The issue, as I see it, has always been concerning auteur theory, an ideal but extremely flawed method of thinking about collaborative forms of art that ties distinctive styles and techniques to a singular person. In the broadest form, it’s a fine way of thinking about film or TV, but over the years the inherent flaws of auteur theory – the danger of discounting those “other people” who worked on the film; the limits of tying inherently “free” techniques to one (often straight, male, white, and American) person; disparaging different forms, styles, ideas, and media as having intellectual merit over others – completely fell by the wayside. Critics were careful to note these problems at the beginning of auteur theory formulation; now, it’s as if these dangers were mere trifles. There are those creators that are defined “great” and those that aren’t, and it’s odd that those “great” people are mostly, well, similar to their physical and sexual traits, defined within intellectual paradigms.
Nothing represents that most distinctly then Roger Ebert’s takedown (and subsequent non-apology) of video games as art. It’s not that I agree or disagree with him, but it’s sad, borderline embarrassing, how Ebert frames his argument, then follows all that up with some arbitrary poll when his readers can vote whether they would rather play a game or read Huckleberry Finn. As if this whole thing amuses him, the masses of people with their over-the-top and implied-uneducated-and-therefore-unworthy opinions, because of course he’d never actual, maybe, sort of, kind of, think about the issue a little. This is the modern form of criticism. It’s no longer informative, debatable, self-aware, and cautious; it’s direct, declarative, non-ironic, and bold.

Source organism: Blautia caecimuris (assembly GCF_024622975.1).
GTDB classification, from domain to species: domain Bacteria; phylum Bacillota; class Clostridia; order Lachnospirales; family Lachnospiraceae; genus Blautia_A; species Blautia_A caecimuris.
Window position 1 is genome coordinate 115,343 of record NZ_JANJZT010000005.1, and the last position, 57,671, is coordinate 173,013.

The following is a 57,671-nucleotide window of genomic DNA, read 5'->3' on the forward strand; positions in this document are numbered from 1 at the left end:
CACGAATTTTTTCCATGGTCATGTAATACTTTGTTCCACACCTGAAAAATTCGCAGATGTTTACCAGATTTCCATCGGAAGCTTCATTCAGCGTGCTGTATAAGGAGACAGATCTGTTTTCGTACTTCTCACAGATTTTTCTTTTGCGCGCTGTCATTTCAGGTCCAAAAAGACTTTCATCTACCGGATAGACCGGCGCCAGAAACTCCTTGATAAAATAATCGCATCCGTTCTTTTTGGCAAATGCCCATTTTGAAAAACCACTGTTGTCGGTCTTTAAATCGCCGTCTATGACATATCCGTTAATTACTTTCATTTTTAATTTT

And even in regards to Murray’s misappropriated essay from above, after the general disappointment and backlash against it late in the comments section, you would think there would be some sort of re-thinking of the approach the issue of “micronarrative” representation over at the AVClub and in criticism in general. But in a recent Girls review, head editor Todd VanDerWerff posts the following comment in response to the continuing Girls backslash:
“People seem completely unwilling to extend this show even an inch of intellectual/critical charity, as if every minor deviation from their own reality on the part of the show’s reality is somehow a huge failure. It’s just fucking wearying.”
Which threw that idea out the window. (Which goes doubly so for this screed on a recent Girls review, at least the second half of it.)
I know Todd and met him a few times in New York and in Los Angeles. He is a very nice person and definitely has a solid head on his shoulders. I’m pretty sure he didn’t mean to come off glib or dismissive, but hearing “it’s just fucking wearying” is irritating. As if we’re supposed to, once again, follow that auteur theory road that Dunham is a part of, and play their game of television art and be satisfied, because those who don’t or refuse to or even have legit reasons for their dislike is “wearying”. Poor Todd and critics like him, forced to think maybe other people have a point.